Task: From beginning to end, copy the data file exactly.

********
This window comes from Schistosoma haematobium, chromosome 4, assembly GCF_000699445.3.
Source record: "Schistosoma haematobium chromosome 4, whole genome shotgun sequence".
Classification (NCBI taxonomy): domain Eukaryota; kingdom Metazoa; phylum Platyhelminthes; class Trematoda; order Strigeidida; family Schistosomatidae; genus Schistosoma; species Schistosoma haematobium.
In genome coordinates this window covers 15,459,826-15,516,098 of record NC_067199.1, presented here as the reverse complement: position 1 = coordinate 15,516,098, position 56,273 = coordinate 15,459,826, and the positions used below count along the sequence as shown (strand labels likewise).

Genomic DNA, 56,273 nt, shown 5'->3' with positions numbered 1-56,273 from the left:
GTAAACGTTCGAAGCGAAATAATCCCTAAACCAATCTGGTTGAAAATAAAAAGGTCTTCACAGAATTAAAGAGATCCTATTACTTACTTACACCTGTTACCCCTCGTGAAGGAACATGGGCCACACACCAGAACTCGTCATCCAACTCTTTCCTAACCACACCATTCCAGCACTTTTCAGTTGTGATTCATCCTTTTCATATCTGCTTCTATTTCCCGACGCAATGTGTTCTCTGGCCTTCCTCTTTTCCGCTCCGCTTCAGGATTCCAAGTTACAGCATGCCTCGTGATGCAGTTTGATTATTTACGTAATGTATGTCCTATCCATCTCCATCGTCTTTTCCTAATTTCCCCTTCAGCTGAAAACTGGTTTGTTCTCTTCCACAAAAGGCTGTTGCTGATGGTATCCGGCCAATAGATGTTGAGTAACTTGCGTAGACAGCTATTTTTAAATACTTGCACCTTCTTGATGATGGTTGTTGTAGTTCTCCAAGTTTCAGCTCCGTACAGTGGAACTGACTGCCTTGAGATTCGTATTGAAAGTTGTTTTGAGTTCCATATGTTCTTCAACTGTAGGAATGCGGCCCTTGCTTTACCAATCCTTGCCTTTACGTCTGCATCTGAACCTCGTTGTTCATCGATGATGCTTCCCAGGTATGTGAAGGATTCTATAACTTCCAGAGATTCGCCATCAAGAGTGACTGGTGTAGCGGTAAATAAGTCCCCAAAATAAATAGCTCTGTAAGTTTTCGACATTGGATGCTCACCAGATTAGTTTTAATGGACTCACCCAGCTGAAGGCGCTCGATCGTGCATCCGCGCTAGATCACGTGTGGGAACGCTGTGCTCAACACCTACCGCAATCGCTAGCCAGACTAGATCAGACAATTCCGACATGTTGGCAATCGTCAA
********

This window comes from Schistosoma haematobium, chromosome 4, assembly GCF_000699445.3.
Source record: "Schistosoma haematobium chromosome 4, whole genome shotgun sequence".
Classification (NCBI taxonomy): domain Eukaryota; kingdom Metazoa; phylum Platyhelminthes; class Trematoda; order Strigeidida; family Schistosomatidae; genus Schistosoma; species Schistosoma haematobium.
In genome coordinates this window covers 15,459,826-15,516,098 of record NC_067199.1, presented here as the reverse complement: position 1 = coordinate 15,516,098, position 56,273 = coordinate 15,459,826, and the positions used below count along the sequence as shown (strand labels likewise).

Genomic DNA, 56,273 nt, shown 5'->3' with positions numbered 1-56,273 from the left:
GTAAACGTTCGAAGCGAAATAATCCCTAAACCAATCTGGTTGAAAATAAAAAGGTCTTCACAGAATTAAAGAGATCCTATTACTTACTTACACCTGTTACCCCTCGTGAAGGAACATGGGCCACACACCAGAACTCGTCATCCAACTCTTTCCTAACCACACCATTCCAGCACTTTTCAGTTGTGATTCATCCTTTTCATATCTGCTTCTATTTCCCGACGCAATGTGTTCTCTGGCCTTCCTCTTTTCCGCTCCGCTTCAGGATTCCAAGTTACAGCATGCCTCGTGATGCAGTTTGATTATTTACGTAATGTATGTCCTATCCATCTCCATCGTCTTTTCCTAATTTCCCCTTCAGCTGAAAACTGGTTTGTTCTCTTCCACAAAAGGCTGTTGCTGATGGTATCCGGCCAATAGATGTTGAGTAACTTGCGTAGACAGCTATTTTTAAATACTTGCACCTTCTTGATGATGGTTGTTGTAGTTCTCCAAGTTTCAGCTCCGTACAGTGGAACTGACTGCCTTGAGATTCGTATTGAAAGTTGTTTTGAGTTCCATATGTTCTTCAACTGTAGGAATGCGGCCCTTGCTTTACCAATCCTTGCCTTTACGTCTGCATCTGAACCTCGTTGTTCATCGATGATGCTTCCCAGGTATGTGAAGGATTCTATAACTTCCAGAGATTCGCCATCAAGAGTGACTGGTGTAGCGGTAAATAAGTCCCCAAAATAAATAGCTCTGTAAGTTTTCGACATTGGATGCTCACCAGATTAGTTTTAATGGACTCACCCAGCTGAAGGCGCTCGATCGTGCATCCGCGCTAGATCACGTGTGGGAACGCTGTGCTCAACACCTACCGCAATCGCTAGCCAGACTAGATCAGACAATTCCGACATGTTGGCAATCGTCAA